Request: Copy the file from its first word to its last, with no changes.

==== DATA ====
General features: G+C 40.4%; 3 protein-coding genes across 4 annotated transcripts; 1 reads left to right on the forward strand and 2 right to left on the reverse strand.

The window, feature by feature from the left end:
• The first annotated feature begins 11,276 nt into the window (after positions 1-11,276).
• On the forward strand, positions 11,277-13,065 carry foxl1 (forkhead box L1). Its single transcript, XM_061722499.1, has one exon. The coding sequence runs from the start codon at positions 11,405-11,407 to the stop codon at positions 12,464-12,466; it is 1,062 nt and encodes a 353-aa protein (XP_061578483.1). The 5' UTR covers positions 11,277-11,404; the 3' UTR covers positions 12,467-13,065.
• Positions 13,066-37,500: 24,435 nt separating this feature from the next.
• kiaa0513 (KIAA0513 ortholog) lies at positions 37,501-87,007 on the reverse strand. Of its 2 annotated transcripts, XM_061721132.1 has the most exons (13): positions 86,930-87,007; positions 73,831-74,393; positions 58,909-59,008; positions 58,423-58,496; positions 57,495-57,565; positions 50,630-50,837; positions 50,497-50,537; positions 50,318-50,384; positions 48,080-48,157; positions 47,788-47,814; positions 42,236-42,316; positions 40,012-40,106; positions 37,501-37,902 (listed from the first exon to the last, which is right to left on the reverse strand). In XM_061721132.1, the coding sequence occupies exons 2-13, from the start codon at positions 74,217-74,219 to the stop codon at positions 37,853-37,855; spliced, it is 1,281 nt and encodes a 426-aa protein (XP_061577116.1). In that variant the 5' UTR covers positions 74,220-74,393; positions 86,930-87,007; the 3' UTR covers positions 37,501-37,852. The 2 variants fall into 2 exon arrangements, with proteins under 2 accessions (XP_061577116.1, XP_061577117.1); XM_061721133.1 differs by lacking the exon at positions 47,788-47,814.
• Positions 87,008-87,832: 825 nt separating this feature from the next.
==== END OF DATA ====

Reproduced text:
General features: G+C 40.4%; 3 protein-coding genes across 4 annotated transcripts; 1 reads left to right on the forward strand and 2 right to left on the reverse strand.

The window, feature by feature from the left end:
• The first annotated feature begins 11,276 nt into the window (after positions 1-11,276).
• On the forward strand, positions 11,277-13,065 carry foxl1 (forkhead box L1). Its single transcript, XM_061722499.1, has one exon. The coding sequence runs from the start codon at positions 11,405-11,407 to the stop codon at positions 12,464-12,466; it is 1,062 nt and encodes a 353-aa protein (XP_061578483.1). The 5' UTR covers positions 11,277-11,404; the 3' UTR covers positions 12,467-13,065.
• Positions 13,066-37,500: 24,435 nt separating this feature from the next.
• kiaa0513 (KIAA0513 ortholog) lies at positions 37,501-87,007 on the reverse strand. Of its 2 annotated transcripts, XM_061721132.1 has the most exons (13): positions 86,930-87,007; positions 73,831-74,393; positions 58,909-59,008; positions 58,423-58,496; positions 57,495-57,565; positions 50,630-50,837; positions 50,497-50,537; positions 50,318-50,384; positions 48,080-48,157; positions 47,788-47,814; positions 42,236-42,316; positions 40,012-40,106; positions 37,501-37,902 (listed from the first exon to the last, which is right to left on the reverse strand). In XM_061721132.1, the coding sequence occupies exons 2-13, from the start codon at positions 74,217-74,219 to the stop codon at positions 37,853-37,855; spliced, it is 1,281 nt and encodes a 426-aa protein (XP_061577116.1). In that variant the 5' UTR covers positions 74,220-74,393; positions 86,930-87,007; the 3' UTR covers positions 37,501-37,852. The 2 variants fall into 2 exon arrangements, with proteins under 2 accessions (XP_061577116.1, XP_061577117.1); XM_061721133.1 differs by lacking the exon at positions 47,788-47,814.
• Positions 87,008-87,832: 825 nt separating this feature from the next.